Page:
Of course the title came from Fiona Apple's brilliant debut single Criminal. But the twists and turns of the story were probably more inspired by H.P. Lovecraft than anyone else. Certainly the ending owes Howard quite a debt. 

I am stricken with the realization that I have written a good deal more horror or suspense than I previously thought. I think of myself as a science fiction writer, but there's some dark stuff inside and it's working out in these little tales. Dark Fantasy, maybe, rather than horror. I dunno, you tell me.

So if you're feeling the need to read some interesting stories for free in the odd moments over today and tomorrow or any time, really, click here. I'd be grateful if you'd let me know what you think, too.

Merry Christmas! See you on Friday.

Friday, December 21, 2012

The Holiday Film List

Today's my Dad's birthday. I write because he built me a drawing table when I was a teenager. I know that seems incongruous but it's the truth. I wanted to be an artist as a kid and he crafted this table (which I still have) out of PVC pipe and a nice wood top. It's lightweight and the top detaches which has always made it easy to move. I drew my first comics attempts on it in the mid-80s and then mini comics on that table in the early 2000s. When I found I didn't have what it took to be a writer/artist, I just started writing. Dad is a genius when it comes to building things. You should see the kitchen cabinets he made for Mom.

So, Happy Birthday, Dad! Here's a song for you:


***


It's that time of year when the wife and I settle in with a bowl of popcorn, maybe a martini, and watch holiday films. We celebrate Christmas and for the first time (for me) I'll be able to see the Christmas episode of Doctor Who, which makes me extremely happy. Anyway, here's the list of movies we watch every year in no particular order.


  • The Ref - Dennis Leary, Kevin Spacey, and Judy Davis together made one of the funniest Christmas movies ever. I mean ever. Spacey and Davis are a couple on the edge of divorce and therapy isn't doing them one bit of good. She tells stories at dinner parties that embarrass him and he's upset at her for resenting the 'help' they took from his mother. Both yearn for more than they have and their son is a --- well his military school commander (the wonderful wonderful J.K. Simmons) calls him "demon seed". Leary's a cat burglar who is trapped in town and take everyone hostage. Hijinks ensue. Santa Claus and Leary's assistant, Murray, are just small parts of a terrific ensemble cast that includes Christine Baranski and Glynnis Johns. If you haven't seen it I don't know if we can be friends.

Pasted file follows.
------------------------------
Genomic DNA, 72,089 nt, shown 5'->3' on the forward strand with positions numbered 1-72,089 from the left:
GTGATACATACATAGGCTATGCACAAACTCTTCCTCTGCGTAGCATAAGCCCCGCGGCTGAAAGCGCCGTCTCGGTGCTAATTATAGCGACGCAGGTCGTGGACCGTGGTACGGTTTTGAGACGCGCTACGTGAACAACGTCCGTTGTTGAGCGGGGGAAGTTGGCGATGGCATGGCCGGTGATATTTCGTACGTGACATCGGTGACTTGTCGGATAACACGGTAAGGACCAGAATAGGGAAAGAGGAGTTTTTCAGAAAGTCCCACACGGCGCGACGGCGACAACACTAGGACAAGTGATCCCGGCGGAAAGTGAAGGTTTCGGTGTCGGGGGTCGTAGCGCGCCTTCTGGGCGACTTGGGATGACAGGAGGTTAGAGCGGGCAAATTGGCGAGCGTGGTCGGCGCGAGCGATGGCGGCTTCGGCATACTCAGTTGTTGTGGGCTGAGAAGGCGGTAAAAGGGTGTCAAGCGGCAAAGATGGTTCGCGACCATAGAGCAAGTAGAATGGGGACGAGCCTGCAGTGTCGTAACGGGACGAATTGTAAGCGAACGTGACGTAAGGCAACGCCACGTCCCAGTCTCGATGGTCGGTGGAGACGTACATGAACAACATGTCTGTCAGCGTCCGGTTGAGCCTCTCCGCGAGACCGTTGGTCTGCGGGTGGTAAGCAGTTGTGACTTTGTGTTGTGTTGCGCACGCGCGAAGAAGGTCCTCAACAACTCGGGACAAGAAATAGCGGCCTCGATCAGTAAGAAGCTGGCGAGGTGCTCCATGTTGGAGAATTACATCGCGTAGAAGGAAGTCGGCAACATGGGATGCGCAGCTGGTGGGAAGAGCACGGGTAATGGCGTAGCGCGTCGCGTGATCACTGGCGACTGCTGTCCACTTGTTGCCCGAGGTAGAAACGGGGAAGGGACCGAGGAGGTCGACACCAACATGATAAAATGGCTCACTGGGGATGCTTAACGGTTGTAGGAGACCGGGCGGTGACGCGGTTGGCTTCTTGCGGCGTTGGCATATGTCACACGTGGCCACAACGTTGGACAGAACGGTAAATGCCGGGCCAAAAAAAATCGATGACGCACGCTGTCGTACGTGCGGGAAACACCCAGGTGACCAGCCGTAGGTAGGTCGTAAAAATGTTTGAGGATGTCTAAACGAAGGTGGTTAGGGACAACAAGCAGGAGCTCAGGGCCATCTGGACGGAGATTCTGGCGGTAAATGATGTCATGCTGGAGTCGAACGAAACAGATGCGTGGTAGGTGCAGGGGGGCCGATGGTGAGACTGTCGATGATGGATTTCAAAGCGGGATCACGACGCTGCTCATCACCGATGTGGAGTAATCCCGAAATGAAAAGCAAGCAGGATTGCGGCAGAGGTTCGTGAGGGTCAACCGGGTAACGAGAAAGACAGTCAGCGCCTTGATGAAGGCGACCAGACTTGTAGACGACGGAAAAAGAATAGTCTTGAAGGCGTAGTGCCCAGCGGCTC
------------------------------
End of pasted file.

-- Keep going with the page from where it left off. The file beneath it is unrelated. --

• Donovan's Reef - John Wayne, Lee Marvin, Jack Warden, Cesar Romero, Dorothy Lamour, and Elizabeth Allen make the family holiday squabble even more entertaining in this John Ford-directed film. There are fistfights, waterskiing, subterfuges, and a silly gag with a slot machine, too. This is really light comedy and just a ton of fun to watch every year.
  • The Family Stone is a tearjerker in the best way. Sarah Jessica Parker, Craig T. Nelson, Diane Keaton, Dermot Mulroney, Rachel McAdams, Claire Danes, and Luke Wilson are all part of one of the most familiar, most dysfunctional and idealistic families ever committed to film. You know these people, at least I do, and they're endearing and maddening at the same time with all their foibles and expectations. Mulroney brings Parker home to meet the family because he wants his mother's ring to ask Parker to marry him. He thinks he's in love. She thinks she's in love. Turns out that the one who instructs them all about love is the lovable loser Wilson. Once the hijinks are done you'll hurt with them and understand the depth of the love in that family. 
  • Hidalgo - Viggo Mortenson stars with Omar Sharif (!) in a truly epic horse race story. If you're a fan of big action and thrills, you'll love this film. One thing you have to remember here is that it's based on a true story, not the entire truth. I'm sure there are problems with some facts but it's damned entertaining and requires your attention.